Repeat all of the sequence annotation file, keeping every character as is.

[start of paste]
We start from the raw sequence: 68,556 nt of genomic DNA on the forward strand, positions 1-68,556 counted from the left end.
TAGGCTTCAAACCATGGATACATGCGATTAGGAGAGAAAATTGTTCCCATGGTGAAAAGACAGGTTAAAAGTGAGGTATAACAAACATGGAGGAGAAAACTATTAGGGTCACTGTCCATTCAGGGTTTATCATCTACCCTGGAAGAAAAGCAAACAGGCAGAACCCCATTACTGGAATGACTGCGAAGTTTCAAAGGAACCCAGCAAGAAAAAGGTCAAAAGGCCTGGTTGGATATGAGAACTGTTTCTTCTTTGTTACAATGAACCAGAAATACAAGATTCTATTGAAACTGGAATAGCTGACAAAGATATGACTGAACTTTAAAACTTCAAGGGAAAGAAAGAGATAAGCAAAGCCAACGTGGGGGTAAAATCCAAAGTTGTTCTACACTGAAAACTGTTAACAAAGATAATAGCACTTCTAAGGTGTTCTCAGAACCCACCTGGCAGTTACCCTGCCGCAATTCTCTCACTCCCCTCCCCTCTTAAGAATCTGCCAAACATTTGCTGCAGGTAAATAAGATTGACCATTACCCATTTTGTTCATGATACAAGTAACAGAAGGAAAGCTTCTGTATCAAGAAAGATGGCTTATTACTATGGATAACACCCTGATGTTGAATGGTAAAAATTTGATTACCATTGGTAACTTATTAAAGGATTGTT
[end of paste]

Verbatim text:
We start from the raw sequence: 68,556 nt of genomic DNA on the forward strand, positions 1-68,556 counted from the left end.
TAGGCTTCAAACCATGGATACATGCGATTAGGAGAGAAAATTGTTCCCATGGTGAAAAGACAGGTTAAAAGTGAGGTATAACAAACATGGAGGAGAAAACTATTAGGGTCACTGTCCATTCAGGGTTTATCATCTACCCTGGAAGAAAAGCAAACAGGCAGAACCCCATTACTGGAATGACTGCGAAGTTTCAAAGGAACCCAGCAAGAAAAAGGTCAAAAGGCCTGGTTGGATATGAGAACTGTTTCTTCTTTGTTACAATGAACCAGAAATACAAGATTCTATTGAAACTGGAATAGCTGACAAAGATATGACTGAACTTTAAAACTTCAAGGGAAAGAAAGAGATAAGCAAAGCCAACGTGGGGGTAAAATCCAAAGTTGTTCTACACTGAAAACTGTTAACAAAGATAATAGCACTTCTAAGGTGTTCTCAGAACCCACCTGGCAGTTACCCTGCCGCAATTCTCTCACTCCCCTCCCCTCTTAAGAATCTGCCAAACATTTGCTGCAGGTAAATAAGATTGACCATTACCCATTTTGTTCATGATACAAGTAACAGAAGGAAAGCTTCTGTATCAAGAAAGATGGCTTATTACTATGGATAACACCCTGATGTTGAATGGTAAAAATTTGATTACCATTGGTAACTTATTAAAGGATTGTT